Brooklyn Boro

Brooklyn coach David ‘Ditto’ Tawil’s memoir is a love story about basketball

October 19, 2020 Andy Furman Special to the Brooklyn Eagle

Ditto. To basketball fanatics in and around Brooklyn the name is familiar.

To others, he’s David “Ditto” Tawil – not your normal basketball junkie, but a true lover of the game.

“Basketball,” he told the Eagle, “is an emotional thing for me. At the age of 12 I found myself with a basketball at Seth Low Park and fell in love with the discipline of the game.”

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David “Ditto” Tawil, lifelong basketball fanatic.

As for the nickname – glad you asked.

“I got the name ‘Ditto’ from fist fighting as a kid,” he said. “I didn’t hit them once, I hit them twice. So, it has been a long running battle for me. But now I can keep that kid in check. I know better. I know myself better.”

And he knows the game of basketball better than most.

Tawil came from a poor Brooklyn family – but from a rich community, he’s quick to remind.

“We never locked our doors at night,” he said, “the neighborhood raised us. All adults were our parents.”

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He says his first real coaching job was when he served as captain of Lafayette High’s basketball team (1960). “I learned the motion offense playing at the Jewish Community House of Bensonhurst [JCH].”

His play earned him a scholarship at Wilkes College in Pennsylvania, and he later earned his degree at Brooklyn’s LIU.

It was the famed Howie Jones – then coach of Brooklyn’s powerhouse Boys High – who gave Tawil the opportunity to coach kids in the Boro Games.

“It was,” he said, “an opportunity to deal and inspire kids.”

By the way, his Boro team won the tournament.

Then, it was back to Lafayette serving as jayvee coach and assistant to Gil Fershtman. In 10 years, Tawil amassed a 91-7 record coaching the jayvee team.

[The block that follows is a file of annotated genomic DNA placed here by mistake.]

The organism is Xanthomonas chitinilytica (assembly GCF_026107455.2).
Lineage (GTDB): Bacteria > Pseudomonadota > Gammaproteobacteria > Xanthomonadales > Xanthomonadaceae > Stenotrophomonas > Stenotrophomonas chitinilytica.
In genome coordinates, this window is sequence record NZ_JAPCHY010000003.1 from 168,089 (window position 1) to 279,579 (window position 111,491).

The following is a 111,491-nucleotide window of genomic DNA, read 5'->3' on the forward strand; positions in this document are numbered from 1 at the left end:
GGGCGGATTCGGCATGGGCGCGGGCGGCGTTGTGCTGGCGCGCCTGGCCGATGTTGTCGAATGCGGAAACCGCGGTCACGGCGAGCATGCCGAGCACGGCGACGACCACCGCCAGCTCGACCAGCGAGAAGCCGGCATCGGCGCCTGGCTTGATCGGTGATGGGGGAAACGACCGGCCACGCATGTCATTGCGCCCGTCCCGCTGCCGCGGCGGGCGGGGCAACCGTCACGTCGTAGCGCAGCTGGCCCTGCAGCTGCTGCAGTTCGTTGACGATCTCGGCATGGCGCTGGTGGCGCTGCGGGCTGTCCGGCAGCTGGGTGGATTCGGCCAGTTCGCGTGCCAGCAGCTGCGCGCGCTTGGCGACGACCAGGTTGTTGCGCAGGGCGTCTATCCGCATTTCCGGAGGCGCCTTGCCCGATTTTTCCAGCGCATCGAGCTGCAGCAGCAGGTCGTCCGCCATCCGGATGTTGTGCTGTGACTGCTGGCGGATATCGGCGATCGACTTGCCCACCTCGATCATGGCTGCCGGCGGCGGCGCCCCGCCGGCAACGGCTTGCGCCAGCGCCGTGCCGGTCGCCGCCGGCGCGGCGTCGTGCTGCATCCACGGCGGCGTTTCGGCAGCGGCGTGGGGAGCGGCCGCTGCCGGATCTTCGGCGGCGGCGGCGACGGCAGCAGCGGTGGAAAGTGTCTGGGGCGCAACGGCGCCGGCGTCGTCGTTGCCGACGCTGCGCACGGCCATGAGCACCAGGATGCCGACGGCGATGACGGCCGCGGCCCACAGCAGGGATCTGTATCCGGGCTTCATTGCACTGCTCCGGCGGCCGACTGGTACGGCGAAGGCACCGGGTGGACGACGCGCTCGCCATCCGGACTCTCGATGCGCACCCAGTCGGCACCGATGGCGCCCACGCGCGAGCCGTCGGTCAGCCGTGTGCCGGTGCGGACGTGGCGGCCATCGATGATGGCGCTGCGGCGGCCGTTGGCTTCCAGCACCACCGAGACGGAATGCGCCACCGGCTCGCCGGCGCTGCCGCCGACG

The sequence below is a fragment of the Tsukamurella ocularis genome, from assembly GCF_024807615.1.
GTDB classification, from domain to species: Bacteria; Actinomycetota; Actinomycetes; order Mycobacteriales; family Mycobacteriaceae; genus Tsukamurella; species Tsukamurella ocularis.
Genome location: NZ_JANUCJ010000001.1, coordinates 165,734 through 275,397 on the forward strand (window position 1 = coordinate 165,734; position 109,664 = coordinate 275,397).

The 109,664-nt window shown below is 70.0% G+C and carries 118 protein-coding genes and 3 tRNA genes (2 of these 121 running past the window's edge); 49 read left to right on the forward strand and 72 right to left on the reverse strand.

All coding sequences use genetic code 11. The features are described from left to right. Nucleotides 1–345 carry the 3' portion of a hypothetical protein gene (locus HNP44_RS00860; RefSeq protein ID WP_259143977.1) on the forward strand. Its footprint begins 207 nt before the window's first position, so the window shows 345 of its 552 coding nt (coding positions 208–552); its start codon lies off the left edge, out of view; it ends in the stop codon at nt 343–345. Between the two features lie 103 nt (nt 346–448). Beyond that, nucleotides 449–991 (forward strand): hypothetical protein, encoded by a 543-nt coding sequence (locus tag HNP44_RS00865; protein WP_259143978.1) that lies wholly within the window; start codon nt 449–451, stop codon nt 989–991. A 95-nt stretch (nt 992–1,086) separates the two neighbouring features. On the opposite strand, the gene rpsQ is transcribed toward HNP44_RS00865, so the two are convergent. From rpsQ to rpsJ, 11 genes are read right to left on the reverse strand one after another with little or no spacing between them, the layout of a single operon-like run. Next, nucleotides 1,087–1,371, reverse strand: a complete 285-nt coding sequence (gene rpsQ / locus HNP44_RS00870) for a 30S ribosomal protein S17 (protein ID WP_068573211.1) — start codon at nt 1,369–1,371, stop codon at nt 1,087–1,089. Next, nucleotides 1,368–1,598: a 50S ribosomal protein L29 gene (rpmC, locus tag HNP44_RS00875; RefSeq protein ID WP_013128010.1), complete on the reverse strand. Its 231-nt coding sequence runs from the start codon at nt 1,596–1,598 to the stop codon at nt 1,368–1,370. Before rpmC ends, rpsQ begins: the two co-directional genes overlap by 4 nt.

“Over the years, I’ve learned how to organize, motivate, instruct and safeguard players,” he said.

And you thought he was finished – the love has grown.

Ditto, at 78, has Saturday morning pickup games at his alma mater, Lafayette High.

Joining him are some of the greats that wore those Frenchie jerseys, including Fershtman, who played in those pickups until he moved to Florida.

He was 75 at the time.

But playing at 78 is a bit different than those days at Seth Low Park – so Ditto has written a memoir, “Hoop Dance: The Game of Life A Handbook.” It can be found here.

It’s a handbook for the weekend basketball warrior.

“As far as I know there is no other such guide,” he said.

Call it The 10 Commandments for safe basketball “runs,” as he calls them.

“The basketball community needs these rules to be spread nationally to get rid of injuries and I can explain it passionately,” he said.

So much so that he invites callers (917-796-6951) and emailers ([email protected]) to contact him for the basketball rules.

“I’ve had the privilege to spend my life working in the game I adore,” he said. “Throughout my career I’ve coached players from all backgrounds and walks of life.”

He claims, whether you’re a kid from Brooklyn or a big-time Hollywood producer – the late Gary Goldberg, of Brooklyn Bridge fame, played at Lafayette and joined in the run – these rules will make your game safer and more rewarding.

Andy Furman is a Fox Sports Radio national talk show host; previously, he was a scholastic sports columnist for the Brooklyn Daily Eagle.


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